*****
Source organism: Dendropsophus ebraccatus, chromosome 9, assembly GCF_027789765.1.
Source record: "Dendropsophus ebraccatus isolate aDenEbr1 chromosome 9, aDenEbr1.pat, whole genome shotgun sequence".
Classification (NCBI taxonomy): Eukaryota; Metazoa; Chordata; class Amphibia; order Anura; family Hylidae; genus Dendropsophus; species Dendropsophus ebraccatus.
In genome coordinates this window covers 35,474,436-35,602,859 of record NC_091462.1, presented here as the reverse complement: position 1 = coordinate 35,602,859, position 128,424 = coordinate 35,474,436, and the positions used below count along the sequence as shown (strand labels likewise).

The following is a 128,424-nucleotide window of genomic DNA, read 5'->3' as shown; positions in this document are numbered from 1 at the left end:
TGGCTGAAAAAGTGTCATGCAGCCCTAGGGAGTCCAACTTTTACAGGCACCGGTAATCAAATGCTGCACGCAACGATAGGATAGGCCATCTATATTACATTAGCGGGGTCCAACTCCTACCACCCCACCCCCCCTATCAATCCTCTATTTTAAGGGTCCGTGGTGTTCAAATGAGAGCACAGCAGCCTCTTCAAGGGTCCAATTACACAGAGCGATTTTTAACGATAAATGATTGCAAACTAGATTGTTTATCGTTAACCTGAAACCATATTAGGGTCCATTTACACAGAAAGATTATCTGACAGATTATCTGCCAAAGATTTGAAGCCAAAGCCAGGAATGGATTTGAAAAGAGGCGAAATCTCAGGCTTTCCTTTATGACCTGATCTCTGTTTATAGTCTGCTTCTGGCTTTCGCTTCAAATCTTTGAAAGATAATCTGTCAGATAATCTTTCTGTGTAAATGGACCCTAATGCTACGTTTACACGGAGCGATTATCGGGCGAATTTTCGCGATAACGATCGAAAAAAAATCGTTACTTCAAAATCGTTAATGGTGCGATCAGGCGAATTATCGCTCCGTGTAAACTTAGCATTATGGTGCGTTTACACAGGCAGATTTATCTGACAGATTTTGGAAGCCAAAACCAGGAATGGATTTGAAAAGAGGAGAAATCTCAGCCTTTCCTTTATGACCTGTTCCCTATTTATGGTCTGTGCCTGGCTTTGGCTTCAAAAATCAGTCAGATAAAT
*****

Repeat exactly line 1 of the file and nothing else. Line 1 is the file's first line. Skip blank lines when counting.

Source organism: Dendropsophus ebraccatus, chromosome 9, assembly GCF_027789765.1.